The pop-up store launched by Pulco in Paris is an excellent example of how an ephemeral store is an exciting marketing strategy for a brand. Pulco faces particular challenges (awareness, image) to which this pop-up store aims to provide solutions. It becomes an essential element of the marketing mix because it allows reinforcing specific messages to consumers. In this article, we analyze 3 strategic and tactical objectives to which the pop-up store answers.
Description of the Pulco pop-up store
The Pulco pop-up store was very ephemeral since it stayed open only one day: March 12, 2022. In the Marais, a trendy neighborhood in Paris, it was installed, more precisely in the rue du Trésor.
During the day, various animations were planned around Pulco:
- mixology workshops led by Andrei Braun, Germain’s barman
- pastry classes led by Nicolas Paciello; a chef famous for his lemon meringue pie
- cooking workshops
- the creation of an evolving painted canvas by the artist Calyfornia
Visitors could also buy various items featuring lemons (the primary ingredient of Pulco) and buy Nicolas Paciello’s lemon meringue pie revisited with Pulco lemonade as the primary ingredient. The profits were donated to the association “On remplit le Frigo,” which helps needy students.
I went by at the opening, and the pop-up store was already bustling. Nicolas Paciello’s workshop was full of gourmands, and Andrei Braun showed his vision of cocktails to 6 people. I also found that the latter had a fascinating approach to blending flavors and that he put forward his work on citrus fruits. It was certainly the mantra of the day, Pulco obliges.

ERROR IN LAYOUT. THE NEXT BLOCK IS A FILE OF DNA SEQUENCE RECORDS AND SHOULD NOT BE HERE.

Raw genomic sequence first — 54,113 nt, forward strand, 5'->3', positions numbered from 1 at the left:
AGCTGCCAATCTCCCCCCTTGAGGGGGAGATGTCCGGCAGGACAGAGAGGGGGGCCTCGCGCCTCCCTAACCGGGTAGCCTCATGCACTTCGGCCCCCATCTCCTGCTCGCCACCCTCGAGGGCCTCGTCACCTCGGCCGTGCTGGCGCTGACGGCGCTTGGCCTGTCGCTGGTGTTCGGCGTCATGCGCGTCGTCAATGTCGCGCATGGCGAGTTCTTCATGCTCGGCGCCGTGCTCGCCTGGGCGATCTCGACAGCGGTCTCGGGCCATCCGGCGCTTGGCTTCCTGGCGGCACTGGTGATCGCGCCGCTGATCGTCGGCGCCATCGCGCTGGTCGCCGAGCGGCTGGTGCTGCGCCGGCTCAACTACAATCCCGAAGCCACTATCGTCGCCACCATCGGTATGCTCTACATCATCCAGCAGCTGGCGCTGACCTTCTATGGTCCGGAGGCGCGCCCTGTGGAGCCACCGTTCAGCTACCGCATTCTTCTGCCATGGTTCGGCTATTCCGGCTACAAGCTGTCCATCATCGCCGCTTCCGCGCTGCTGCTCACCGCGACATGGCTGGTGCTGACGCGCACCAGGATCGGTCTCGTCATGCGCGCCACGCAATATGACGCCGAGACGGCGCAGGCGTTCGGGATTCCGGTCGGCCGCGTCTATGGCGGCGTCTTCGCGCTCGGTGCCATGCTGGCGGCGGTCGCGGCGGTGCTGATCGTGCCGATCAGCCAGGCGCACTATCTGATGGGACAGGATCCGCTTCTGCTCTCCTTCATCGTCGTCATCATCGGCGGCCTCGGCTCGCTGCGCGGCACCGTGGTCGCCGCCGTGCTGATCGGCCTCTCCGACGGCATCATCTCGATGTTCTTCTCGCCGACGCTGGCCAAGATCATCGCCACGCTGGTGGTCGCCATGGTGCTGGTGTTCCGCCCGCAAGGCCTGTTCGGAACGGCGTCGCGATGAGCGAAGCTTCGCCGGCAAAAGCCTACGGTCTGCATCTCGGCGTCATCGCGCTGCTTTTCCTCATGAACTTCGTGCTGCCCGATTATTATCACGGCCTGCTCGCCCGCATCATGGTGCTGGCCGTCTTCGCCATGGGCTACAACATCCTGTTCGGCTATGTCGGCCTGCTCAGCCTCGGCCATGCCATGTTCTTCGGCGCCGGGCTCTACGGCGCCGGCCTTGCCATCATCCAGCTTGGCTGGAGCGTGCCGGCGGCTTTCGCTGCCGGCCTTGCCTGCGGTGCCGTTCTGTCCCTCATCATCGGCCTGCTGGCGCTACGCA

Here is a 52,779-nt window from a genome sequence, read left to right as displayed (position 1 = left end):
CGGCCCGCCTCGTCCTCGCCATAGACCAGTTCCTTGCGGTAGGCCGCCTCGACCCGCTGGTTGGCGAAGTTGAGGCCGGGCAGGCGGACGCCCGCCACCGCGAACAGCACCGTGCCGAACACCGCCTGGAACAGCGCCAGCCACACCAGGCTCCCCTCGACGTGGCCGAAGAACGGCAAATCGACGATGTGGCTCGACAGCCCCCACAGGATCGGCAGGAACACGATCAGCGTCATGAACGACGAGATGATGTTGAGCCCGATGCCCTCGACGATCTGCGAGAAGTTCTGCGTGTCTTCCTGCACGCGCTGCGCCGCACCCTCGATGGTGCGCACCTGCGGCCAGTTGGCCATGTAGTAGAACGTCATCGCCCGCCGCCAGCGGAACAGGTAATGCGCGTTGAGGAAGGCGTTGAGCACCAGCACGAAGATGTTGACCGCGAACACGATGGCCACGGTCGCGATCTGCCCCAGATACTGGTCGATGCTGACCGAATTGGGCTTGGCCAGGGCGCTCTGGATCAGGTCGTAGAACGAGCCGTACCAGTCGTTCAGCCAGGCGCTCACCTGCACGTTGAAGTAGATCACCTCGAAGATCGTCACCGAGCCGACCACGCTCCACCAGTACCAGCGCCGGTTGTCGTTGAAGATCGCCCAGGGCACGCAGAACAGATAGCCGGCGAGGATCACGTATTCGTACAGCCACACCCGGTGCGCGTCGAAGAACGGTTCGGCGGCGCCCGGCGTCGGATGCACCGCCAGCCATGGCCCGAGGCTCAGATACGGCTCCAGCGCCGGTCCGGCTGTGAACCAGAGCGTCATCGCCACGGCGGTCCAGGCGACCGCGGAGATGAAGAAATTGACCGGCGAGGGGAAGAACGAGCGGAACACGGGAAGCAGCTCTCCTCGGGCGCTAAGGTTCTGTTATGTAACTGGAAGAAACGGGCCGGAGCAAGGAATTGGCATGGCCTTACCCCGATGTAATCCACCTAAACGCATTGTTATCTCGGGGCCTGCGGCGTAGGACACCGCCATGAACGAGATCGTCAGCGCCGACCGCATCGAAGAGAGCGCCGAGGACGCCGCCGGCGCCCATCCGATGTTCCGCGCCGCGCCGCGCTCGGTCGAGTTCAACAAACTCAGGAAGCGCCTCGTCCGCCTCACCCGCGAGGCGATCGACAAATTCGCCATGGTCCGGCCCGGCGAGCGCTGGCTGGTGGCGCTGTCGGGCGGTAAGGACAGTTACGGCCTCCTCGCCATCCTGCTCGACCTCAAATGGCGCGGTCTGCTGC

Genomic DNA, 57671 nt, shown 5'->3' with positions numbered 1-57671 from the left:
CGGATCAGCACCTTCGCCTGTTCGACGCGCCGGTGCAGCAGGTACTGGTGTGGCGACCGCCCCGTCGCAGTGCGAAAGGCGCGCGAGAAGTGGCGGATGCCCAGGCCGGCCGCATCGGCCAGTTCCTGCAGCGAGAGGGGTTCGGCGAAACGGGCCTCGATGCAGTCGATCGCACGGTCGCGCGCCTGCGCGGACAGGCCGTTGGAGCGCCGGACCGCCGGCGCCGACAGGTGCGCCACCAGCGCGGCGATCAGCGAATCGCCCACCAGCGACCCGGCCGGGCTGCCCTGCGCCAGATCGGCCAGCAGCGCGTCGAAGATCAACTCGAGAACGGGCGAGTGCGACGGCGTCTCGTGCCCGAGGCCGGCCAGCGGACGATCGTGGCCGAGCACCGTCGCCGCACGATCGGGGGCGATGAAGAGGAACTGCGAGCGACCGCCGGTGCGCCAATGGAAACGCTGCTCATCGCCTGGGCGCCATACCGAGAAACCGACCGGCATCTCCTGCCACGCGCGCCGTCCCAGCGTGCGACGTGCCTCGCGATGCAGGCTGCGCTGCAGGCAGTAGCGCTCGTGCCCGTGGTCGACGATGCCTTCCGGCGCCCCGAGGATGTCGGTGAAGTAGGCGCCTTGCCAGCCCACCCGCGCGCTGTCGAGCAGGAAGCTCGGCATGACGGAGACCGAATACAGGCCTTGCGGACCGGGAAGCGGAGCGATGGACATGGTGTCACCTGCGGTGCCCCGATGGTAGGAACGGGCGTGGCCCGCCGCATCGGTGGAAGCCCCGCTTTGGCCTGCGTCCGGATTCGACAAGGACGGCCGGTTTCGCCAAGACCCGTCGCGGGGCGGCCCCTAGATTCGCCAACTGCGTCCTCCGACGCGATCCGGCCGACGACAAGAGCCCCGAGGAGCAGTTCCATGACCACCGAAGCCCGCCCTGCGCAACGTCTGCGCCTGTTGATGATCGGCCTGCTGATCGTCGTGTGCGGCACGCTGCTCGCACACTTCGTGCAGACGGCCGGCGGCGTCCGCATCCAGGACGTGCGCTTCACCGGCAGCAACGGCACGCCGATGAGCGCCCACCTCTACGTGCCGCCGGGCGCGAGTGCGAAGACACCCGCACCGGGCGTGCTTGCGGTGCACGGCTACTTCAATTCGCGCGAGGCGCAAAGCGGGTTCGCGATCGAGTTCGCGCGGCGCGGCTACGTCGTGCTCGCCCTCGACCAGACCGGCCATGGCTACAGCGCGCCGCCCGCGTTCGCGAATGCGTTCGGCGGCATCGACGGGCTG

Why is the Pulco pop-up store a good marketing approach?
Pulco is a somewhat symbolic brand of the French landscape. Integrated with the Suntory galaxy (Orangina, Schweppes, Gini, Canada Dry, …), it has fallen into disuse and needs to be dusted off.
The pop-up store seems to me to meet 3 strategic and tactical objectives.
Objective n°1: to reconnect with the younger generation
However, the sympathy (and nostalgia) capital of Pulco, created in 1971, is substantial. It is an undeniable marketing asset. The pop-up store’s mission was to reconnect a young clientele to the universe of this brand that probably doesn’t remind them of anything.
An important lesson: a brand image is only valuable if it lasts through generations.
Objective n°2: diversify uses
Pulco’s other marketing objective was to increase the number of opportunities to consume the drink. The drink is mainly associated with summer and aperitifs. The goal of the workshops was to show that Pulco can be used in many ways and that it can also be used in sweet and savory recipes.
Objective n°3: to discover the range
The last objective was to show the extent of the range. If Pulco remains associated with lemon, Suntory has “somewhat” enlarged the range. There are now more than a dozen references, which have more or less moved away from the original lemonade. However, I doubt that consumers are aware of this.
What are the next steps in terms of marketing strategy?
A pop-up store that opens only 8 hours is very ephemeral. Such short openings are usually done by fashion brands that want to “create a buzz.” But what about Pulco?
I think that with this sales outlet, Pulco wanted to “feel” directly the public’s reaction to the contact of its brand. The link with consumers has been lost, the brand is not very humanized, and there is an urgent need to reconnect with the field.
If the marketing challenge is to dust off the brand, Pulco cannot stop at a modest pop-up store. We could imagine a more permanent location that would become a “temple” of the brand, like Casa Danone. There was indeed a Panzani restaurant, so why not a Pulco bar for sunny days (and others 😉)?Tags: FMCG, retail